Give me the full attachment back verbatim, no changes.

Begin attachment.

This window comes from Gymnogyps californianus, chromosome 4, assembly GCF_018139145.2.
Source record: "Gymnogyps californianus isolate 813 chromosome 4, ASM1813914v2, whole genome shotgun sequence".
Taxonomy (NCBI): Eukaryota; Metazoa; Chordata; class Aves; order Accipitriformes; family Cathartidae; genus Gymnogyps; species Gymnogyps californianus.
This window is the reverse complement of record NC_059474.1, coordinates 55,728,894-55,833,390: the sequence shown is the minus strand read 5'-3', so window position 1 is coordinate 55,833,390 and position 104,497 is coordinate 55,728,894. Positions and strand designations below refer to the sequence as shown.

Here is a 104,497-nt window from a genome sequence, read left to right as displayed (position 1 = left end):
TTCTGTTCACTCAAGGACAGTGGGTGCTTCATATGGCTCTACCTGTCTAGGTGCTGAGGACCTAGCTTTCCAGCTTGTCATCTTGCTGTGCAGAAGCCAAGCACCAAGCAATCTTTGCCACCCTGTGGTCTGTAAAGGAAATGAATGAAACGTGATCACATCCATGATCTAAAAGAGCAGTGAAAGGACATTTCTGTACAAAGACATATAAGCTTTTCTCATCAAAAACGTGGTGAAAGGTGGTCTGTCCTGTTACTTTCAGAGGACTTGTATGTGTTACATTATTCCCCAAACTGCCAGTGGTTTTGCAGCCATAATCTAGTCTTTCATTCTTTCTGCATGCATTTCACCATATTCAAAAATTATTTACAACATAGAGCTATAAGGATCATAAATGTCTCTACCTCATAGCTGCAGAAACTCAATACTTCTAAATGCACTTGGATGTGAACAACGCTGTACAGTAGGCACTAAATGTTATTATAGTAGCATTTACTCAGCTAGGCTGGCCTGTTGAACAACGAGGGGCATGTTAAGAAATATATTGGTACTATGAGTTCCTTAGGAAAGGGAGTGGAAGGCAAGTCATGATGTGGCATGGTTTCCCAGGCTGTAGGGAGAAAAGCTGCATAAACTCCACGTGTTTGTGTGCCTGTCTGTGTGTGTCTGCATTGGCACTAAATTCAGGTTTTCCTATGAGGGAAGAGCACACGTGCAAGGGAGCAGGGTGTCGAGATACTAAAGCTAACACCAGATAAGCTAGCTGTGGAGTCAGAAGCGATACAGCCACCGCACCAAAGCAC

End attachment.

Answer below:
This window comes from Gymnogyps californianus, chromosome 4, assembly GCF_018139145.2.
Source record: "Gymnogyps californianus isolate 813 chromosome 4, ASM1813914v2, whole genome shotgun sequence".
Taxonomy (NCBI): Eukaryota; Metazoa; Chordata; class Aves; order Accipitriformes; family Cathartidae; genus Gymnogyps; species Gymnogyps californianus.
This window is the reverse complement of record NC_059474.1, coordinates 55,728,894-55,833,390: the sequence shown is the minus strand read 5'-3', so window position 1 is coordinate 55,833,390 and position 104,497 is coordinate 55,728,894. Positions and strand designations below refer to the sequence as shown.

Here is a 104,497-nt window from a genome sequence, read left to right as displayed (position 1 = left end):
TTCTGTTCACTCAAGGACAGTGGGTGCTTCATATGGCTCTACCTGTCTAGGTGCTGAGGACCTAGCTTTCCAGCTTGTCATCTTGCTGTGCAGAAGCCAAGCACCAAGCAATCTTTGCCACCCTGTGGTCTGTAAAGGAAATGAATGAAACGTGATCACATCCATGATCTAAAAGAGCAGTGAAAGGACATTTCTGTACAAAGACATATAAGCTTTTCTCATCAAAAACGTGGTGAAAGGTGGTCTGTCCTGTTACTTTCAGAGGACTTGTATGTGTTACATTATTCCCCAAACTGCCAGTGGTTTTGCAGCCATAATCTAGTCTTTCATTCTTTCTGCATGCATTTCACCATATTCAAAAATTATTTACAACATAGAGCTATAAGGATCATAAATGTCTCTACCTCATAGCTGCAGAAACTCAATACTTCTAAATGCACTTGGATGTGAACAACGCTGTACAGTAGGCACTAAATGTTATTATAGTAGCATTTACTCAGCTAGGCTGGCCTGTTGAACAACGAGGGGCATGTTAAGAAATATATTGGTACTATGAGTTCCTTAGGAAAGGGAGTGGAAGGCAAGTCATGATGTGGCATGGTTTCCCAGGCTGTAGGGAGAAAAGCTGCATAAACTCCACGTGTTTGTGTGCCTGTCTGTGTGTGTCTGCATTGGCACTAAATTCAGGTTTTCCTATGAGGGAAGAGCACACGTGCAAGGGAGCAGGGTGTCGAGATACTAAAGCTAACACCAGATAAGCTAGCTGTGGAGTCAGAAGCGATACAGCCACCGCACCAAAGCAC